When the bridal mass was read, and the king had ex- changed rings with the princess, he drew forth a silver girdle and put it round her waist; but the girdle had a lock so artificial and intricate that no one could open it except the king himself. The company then returned to the palace, and the health of the married pair was drunk amid mirth, and dancing and revelry, and all kinds of pastime.

But the princess hastened to the female apartments, and exchanged clothes with her mistress, so that no one could know that it was the waiting-maid who had ridden in the place of the stranger damsel. When it verged towards evening, and the king sat chatting with his young bride, as new married folks are in the habit of doing, he said: "Tell me, my love, what didst thou say when we were riding over the bridge? I should much like to know." At this the face of the damsel grew blood-red, for she knew not what answer to make; but recovering herself she said, "I have entirely forgotten what it was, but I will ask Asa, my waiting-maid." She then went away to the waiting-maid, and inquired of her what she had said on the bridge. She then returned to the bridegroom and said: "Well, now I remember: I said: " Stand firm, thou bridge wide! Two noble king's children over thee ride." "Why didst thou say so?" asked the king; but the bride returned no answer. A little while after, the king again said: "Tell me, my love, what didst thou say when we came to the old king's palace ? I long much to know." The damsel felt a second time greatly embarrassed; but recovering herself she said: "That too I have entirely forgotten, but I will ask Asa, my waiting-maid." So saying she went to the waiting-maid and asked what she had said at the old king's palace. She then returned to the bridegroom, and said: "Yes, now I remember what I said: "Here only thorns and thistles grow, Where whilom gold was wont to glow. Here litter now the neat and swine, Where once I serv'd both mead and wine." "Why didst thou say so?" asked the king; but the bride returned no answer. Another while passed, when the king again said: "Tell me, my love, what didst thou say as we rode past the linden tree? I am very desirous of knowing." But the bride was unable to answer until she had inquired of Asa, her waiting-maid. When she came back she said: "My words were: "Here art thou still, thou aged tree! Beneath thy shade my love once pledged his faith to me." "Why didst thou say so?" asked the bridegroom; but the bride answered not. All this appeared to the king very singular, yet he desisted not from asking what it was she had said on various occasions during their ride; though not one of his inquiries could she answer, but must go and ask Asa, her waiting-maid.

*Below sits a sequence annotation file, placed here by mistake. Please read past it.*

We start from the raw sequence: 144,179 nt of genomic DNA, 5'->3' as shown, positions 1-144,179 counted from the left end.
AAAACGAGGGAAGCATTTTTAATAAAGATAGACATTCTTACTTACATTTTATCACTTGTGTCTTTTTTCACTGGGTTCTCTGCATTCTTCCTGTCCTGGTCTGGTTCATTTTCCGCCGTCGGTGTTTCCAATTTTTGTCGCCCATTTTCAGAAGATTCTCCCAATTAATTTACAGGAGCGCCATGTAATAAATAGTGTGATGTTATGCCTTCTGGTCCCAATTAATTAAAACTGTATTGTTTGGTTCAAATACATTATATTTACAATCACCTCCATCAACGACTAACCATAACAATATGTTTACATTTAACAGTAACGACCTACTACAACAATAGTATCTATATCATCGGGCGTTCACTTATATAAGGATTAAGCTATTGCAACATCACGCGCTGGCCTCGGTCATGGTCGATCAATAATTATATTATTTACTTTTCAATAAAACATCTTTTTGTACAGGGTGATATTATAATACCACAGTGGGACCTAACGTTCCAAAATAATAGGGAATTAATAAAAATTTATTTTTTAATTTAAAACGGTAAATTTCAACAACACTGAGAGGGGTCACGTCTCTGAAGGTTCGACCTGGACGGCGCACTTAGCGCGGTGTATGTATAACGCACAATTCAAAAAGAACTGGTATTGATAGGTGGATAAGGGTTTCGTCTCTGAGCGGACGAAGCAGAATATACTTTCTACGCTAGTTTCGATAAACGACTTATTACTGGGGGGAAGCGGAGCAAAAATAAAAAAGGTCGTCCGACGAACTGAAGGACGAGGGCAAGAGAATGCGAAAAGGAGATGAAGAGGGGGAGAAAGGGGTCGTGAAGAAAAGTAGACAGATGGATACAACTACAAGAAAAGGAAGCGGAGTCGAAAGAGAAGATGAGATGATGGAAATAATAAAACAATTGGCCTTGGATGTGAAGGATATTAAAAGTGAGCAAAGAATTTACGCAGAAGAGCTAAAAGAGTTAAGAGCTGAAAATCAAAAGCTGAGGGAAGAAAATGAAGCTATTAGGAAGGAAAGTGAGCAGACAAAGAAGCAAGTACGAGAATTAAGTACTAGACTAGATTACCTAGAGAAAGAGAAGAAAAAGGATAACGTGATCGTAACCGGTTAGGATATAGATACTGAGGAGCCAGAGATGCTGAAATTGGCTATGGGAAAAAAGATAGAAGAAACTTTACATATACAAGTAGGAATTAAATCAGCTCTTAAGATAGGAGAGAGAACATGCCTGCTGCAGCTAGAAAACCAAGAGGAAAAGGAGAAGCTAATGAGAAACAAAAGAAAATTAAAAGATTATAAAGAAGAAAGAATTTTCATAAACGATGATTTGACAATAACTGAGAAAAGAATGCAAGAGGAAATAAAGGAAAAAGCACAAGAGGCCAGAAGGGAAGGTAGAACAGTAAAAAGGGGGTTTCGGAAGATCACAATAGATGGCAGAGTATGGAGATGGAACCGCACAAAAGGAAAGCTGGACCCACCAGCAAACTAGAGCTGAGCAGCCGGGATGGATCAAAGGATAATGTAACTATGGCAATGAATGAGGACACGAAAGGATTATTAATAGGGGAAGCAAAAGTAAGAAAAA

It was now waxing late, and the new-married couple were about to retire, when the king said: "Tell me, my love, what thou hast done with the girdle that I gave thee when we were leaving church?" "What girdle?" asked the bride, growing deadly pale, "I must have given it to Asa, my waiting-maid." The waiting-maid was sent for, and on her appearing, lo! she had the girdle round her body, the lock of which was so intricate that no one save the king could open it. The stranger damsel now seeing that her falsehood was exposed, went out, and full of anger left the palace. But the king recognised his genuine bride, and the princess recounted to him all that had befallen her during the long period of their separation.


Great was now the delight of the guests, and the king thought himself well recompensed for all his sorrows. The pair were then conducted to the nuptial chamber, preceded by youths and young maidens bearing wax-lights, according to the ancient custom of our forefathers. When the king and his fair consort retired for the night, tin assembled company began singing the old ballad:

"The lights all extinguish,

Clasp thy bride to thy breast."


And there was joy over both town and country, that they were now united who had so long loved each other.